“Treaty of Sèvres: Unfinished Business,” a virtual panel discussion marking the centennial of the landmark treaty will be live-streamed on Thursday, August 20 on Facebook at 8 p.m. (Eastern)/5 p.m. (Pacific).
The panel is a collaboration between the Armenian National Committee of America Eastern Region in partnership with the Armenian National Committee of America, the Armenian National Committee of Canada, Armenian National Committee of America Western Region, the Armenian Legal Center for Justice and Human Rights and the Armenian Bar Association.
The live panel discussion will be streamed on the ANCA Eastern Region Facebook page. Moderator Vicken Sonentz Papazian, Esq. will be joined by panelists Steve Dadaian, Esq. and Armen K. Hovannisian, Esq.
Panelists will provide an overview of the Treaty of Sèvres including a discussion of its legality and relevance to the present day, as well as a conversation on the impact the Treaty of Sèvres has on the viability of the Armenian nation.
Sonentz Papazian is an attorney in private practice, licensed in the State of California and the District of Columbia. Past Executive Director of the Armenian National Committee of America and past Chairman of the Board of Directors for the Armenian National Committee – Western Region, he is a graduate of Bates College and Southwestern University of Law. Papazian studied international law at the University of Florence and has been active in the pursuit of the Armenian Case since the 1980s.
Dadaian, a trial attorney with almost 30 years of experience in government law and high exposure litigation, has spent the majority of his career as a trial lawyer and manager of a large litigation office responsible for defending the State of California in high value liability exposure.
A founding member of the Armenian Legal Center for Justice and Human Rights and a member of the Board of the Armenian National Committee of America, Dadaian is a former Vice Chairman of the Armenian Bar Association. He is admitted to practice in California as well as the United States Supreme Court.
Hovannisian, a three-time Chairman of the Armenian Bar Association, is the presiding Chairman of the Association’s Armenian Genocide Reparations Committee and is a member of its Board of Governors.
He is admitted to practice before the United States Supreme Court to which the Armenian Bar has petitioned as amicus curiae with respect to genocide-related recovery efforts. Before his 20-year tenure at CHUBB, he held the post of Vice President, Environmental Claims for Markel West, directing its legal department and focusing on the resolution of complex environmental and product liability exposures. He also worked at the Los Angeles office of the New York-based law firm of Chadbourne & Parke LLP, where he received the firm-wide pro bono award for his representation of indigent clients, many of whom were Armenian immigrants who had just immigrated to the U.S. and were experiencing challenges. Hovannisian’s professional and academic works have appeared in various publications including The Environmental Claims Journal and The Armenian Review.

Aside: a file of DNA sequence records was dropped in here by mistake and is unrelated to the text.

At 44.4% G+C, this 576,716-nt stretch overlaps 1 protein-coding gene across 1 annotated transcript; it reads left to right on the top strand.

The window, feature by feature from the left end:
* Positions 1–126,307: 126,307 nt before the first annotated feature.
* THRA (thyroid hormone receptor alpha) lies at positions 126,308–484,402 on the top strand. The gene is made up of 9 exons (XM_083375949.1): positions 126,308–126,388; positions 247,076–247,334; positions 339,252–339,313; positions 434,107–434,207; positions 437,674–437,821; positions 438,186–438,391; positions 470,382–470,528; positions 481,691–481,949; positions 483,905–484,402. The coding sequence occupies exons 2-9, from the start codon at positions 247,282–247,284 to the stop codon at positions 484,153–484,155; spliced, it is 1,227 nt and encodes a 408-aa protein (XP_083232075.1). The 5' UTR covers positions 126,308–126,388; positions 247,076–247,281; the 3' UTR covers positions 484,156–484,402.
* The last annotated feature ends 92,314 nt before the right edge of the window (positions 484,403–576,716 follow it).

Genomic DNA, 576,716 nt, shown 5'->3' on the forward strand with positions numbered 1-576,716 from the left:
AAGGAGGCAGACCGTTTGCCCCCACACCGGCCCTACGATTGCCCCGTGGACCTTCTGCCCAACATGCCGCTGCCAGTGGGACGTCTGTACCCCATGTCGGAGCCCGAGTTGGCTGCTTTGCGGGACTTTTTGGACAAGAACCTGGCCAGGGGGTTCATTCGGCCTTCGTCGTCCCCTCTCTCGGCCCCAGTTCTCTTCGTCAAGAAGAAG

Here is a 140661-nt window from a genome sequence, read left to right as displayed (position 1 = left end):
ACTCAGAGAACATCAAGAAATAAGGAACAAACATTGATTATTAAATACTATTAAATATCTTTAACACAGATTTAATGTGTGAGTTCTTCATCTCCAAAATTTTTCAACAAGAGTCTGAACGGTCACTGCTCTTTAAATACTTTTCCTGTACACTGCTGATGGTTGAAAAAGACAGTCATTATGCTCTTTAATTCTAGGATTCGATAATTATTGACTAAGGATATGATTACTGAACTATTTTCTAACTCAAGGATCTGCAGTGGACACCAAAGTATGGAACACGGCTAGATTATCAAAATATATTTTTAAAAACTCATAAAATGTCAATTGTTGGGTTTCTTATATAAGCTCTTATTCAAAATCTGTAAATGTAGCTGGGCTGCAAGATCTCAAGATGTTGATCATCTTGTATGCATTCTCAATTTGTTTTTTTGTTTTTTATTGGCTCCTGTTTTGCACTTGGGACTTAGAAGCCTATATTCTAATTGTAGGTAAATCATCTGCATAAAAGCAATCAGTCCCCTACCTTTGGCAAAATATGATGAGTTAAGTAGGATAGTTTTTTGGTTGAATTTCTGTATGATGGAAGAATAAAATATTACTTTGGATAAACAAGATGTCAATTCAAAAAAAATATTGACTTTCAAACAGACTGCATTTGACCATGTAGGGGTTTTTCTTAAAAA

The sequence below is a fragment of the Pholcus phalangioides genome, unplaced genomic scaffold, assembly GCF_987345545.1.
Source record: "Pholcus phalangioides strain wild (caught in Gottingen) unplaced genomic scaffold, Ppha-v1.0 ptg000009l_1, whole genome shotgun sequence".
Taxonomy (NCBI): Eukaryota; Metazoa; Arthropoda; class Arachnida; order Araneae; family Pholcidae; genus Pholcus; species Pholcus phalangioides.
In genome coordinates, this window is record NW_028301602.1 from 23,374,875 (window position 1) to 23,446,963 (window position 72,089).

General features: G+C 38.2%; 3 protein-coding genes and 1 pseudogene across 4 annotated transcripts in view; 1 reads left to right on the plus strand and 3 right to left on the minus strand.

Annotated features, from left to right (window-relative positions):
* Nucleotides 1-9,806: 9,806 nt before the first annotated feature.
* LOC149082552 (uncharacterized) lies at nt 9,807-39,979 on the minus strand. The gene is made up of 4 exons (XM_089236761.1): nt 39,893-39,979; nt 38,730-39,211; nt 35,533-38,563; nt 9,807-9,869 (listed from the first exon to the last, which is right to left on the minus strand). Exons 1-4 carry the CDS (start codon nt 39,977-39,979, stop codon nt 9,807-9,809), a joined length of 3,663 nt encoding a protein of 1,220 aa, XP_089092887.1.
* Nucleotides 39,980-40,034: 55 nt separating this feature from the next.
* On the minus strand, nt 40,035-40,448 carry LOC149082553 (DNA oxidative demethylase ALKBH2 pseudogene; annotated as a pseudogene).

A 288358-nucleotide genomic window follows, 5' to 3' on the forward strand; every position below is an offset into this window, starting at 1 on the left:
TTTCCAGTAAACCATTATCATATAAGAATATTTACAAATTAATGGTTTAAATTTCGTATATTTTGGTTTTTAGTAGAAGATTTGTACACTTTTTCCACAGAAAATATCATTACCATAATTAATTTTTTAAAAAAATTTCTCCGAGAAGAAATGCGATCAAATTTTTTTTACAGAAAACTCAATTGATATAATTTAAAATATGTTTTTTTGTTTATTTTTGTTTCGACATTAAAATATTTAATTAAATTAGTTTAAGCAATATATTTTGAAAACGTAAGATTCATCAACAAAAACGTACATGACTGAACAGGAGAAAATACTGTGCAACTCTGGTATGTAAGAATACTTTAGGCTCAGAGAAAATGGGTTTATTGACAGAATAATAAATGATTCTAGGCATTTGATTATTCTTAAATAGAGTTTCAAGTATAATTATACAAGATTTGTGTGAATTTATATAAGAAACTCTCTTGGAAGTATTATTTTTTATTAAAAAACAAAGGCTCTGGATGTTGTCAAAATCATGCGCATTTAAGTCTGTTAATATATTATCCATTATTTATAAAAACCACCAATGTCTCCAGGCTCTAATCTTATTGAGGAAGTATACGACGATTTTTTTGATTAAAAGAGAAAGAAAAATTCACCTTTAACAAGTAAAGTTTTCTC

“Understanding the Treaty of Sèvres is an indispensable part of understanding modern Armenian history, the legal issues addressed as well as the unique circumstances that gave rise to its formation. The Treaty of Sèvres continues to play an integral role in the pursuit of the Armenian Case today,” said Sonentz Papazian.
August 10, 2020, marked 100 years since the signing of the Treaty of Sèvres, an international treaty signed by both Turkey and the Republic of Armenia in 1920. The Treaty recognizes that Turkey is responsible for its war crimes and demands that Turkey take steps to facilitate the process of punishing those directly involved in the crime.
The Treaty also demands that Turkey repeal the 1915 Abandoned Property laws and the supplementary provisions thereof, compelling it to return all confiscated properties to individual or community owners. Finally, the Treaty of Sèvres provides a legal basis for the arbitration appeal to US President Woodrow Wilson to determine the Armenia-Turkey border.
For the past 100 years, Turkey has continued to deny its crime against humanity – the Armenian Genocide – exhibiting aggression toward the Armenian nation.